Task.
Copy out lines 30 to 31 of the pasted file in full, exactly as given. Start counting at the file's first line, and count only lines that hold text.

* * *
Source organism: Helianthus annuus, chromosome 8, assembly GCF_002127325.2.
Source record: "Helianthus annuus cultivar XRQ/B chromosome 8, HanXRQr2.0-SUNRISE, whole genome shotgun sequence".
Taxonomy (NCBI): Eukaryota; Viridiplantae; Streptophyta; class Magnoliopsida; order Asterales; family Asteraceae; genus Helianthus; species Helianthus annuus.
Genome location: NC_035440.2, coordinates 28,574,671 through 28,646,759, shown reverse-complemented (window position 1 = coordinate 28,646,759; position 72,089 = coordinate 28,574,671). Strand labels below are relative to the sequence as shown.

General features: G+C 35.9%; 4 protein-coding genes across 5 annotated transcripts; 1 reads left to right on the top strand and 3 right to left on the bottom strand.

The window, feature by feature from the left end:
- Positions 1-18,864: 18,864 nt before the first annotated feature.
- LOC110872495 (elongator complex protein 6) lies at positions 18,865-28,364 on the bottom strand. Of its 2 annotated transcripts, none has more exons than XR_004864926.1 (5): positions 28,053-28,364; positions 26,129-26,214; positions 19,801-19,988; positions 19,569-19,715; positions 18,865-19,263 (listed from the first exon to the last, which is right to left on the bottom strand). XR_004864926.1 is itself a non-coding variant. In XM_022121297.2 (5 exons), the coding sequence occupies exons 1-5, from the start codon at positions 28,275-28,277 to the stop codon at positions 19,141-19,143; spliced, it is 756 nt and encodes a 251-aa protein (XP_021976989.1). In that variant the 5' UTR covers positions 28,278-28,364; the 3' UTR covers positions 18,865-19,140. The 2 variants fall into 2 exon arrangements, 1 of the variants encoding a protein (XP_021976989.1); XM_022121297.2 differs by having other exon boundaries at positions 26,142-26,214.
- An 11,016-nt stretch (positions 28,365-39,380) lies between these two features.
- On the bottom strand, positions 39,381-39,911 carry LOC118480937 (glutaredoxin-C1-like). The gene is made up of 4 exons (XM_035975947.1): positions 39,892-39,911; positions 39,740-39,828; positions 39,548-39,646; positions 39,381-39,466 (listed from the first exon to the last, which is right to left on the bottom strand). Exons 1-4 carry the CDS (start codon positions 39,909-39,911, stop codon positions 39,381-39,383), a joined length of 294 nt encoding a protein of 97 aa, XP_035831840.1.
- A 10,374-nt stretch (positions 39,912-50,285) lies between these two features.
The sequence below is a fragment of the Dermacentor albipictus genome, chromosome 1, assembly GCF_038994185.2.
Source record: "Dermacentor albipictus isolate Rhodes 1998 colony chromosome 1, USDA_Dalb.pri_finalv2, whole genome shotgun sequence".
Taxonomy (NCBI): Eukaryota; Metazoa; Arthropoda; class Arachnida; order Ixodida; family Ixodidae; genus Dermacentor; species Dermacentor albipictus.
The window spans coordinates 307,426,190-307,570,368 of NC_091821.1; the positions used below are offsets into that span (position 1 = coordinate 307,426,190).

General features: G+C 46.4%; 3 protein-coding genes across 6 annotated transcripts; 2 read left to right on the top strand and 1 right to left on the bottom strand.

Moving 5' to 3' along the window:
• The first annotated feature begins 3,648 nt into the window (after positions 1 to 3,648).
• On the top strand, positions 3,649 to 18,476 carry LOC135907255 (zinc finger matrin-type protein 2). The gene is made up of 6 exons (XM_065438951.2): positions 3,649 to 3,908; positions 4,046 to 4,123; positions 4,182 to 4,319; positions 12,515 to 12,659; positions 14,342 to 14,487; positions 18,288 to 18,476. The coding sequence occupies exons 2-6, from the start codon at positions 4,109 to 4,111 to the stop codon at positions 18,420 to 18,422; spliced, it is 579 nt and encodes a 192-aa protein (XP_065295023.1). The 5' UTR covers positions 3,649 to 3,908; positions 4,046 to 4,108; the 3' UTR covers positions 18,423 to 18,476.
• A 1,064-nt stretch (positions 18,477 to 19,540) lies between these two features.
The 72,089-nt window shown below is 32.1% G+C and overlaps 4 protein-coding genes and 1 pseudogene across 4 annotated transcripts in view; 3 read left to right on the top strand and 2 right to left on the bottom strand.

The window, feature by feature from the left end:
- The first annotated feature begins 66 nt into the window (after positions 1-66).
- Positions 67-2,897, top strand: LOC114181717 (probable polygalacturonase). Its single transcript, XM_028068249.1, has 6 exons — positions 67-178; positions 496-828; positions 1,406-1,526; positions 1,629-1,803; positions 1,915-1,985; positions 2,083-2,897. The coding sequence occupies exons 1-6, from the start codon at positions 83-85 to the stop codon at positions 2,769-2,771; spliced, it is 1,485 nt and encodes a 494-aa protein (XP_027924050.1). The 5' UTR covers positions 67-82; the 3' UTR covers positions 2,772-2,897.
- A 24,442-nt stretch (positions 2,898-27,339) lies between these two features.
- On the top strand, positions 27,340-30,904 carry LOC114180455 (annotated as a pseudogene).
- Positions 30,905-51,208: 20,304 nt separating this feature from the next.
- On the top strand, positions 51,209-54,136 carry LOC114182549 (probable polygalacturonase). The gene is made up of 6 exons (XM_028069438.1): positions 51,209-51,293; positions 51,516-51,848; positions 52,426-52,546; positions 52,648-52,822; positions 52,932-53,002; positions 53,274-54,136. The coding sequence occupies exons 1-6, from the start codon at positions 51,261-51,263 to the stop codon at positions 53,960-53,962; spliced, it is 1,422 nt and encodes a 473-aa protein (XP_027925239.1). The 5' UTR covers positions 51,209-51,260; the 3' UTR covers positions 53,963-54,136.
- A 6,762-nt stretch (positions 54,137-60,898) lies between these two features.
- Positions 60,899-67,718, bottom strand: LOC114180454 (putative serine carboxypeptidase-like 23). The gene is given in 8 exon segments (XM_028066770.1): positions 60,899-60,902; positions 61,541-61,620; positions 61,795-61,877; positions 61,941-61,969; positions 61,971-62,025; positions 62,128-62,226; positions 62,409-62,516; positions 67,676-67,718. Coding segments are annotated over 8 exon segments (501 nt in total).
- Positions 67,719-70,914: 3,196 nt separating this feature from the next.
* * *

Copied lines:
- Positions 60,899-67,718, bottom strand: LOC114180454 (putative serine carboxypeptidase-like 23). The gene is given in 8 exon segments (XM_028066770.1): positions 60,899-60,902; positions 61,541-61,620; positions 61,795-61,877; positions 61,941-61,969; positions 61,971-62,025; positions 62,128-62,226; positions 62,409-62,516; positions 67,676-67,718. Coding segments are annotated over 8 exon segments (501 nt in total).
- Positions 67,719-70,914: 3,196 nt separating this feature from the next.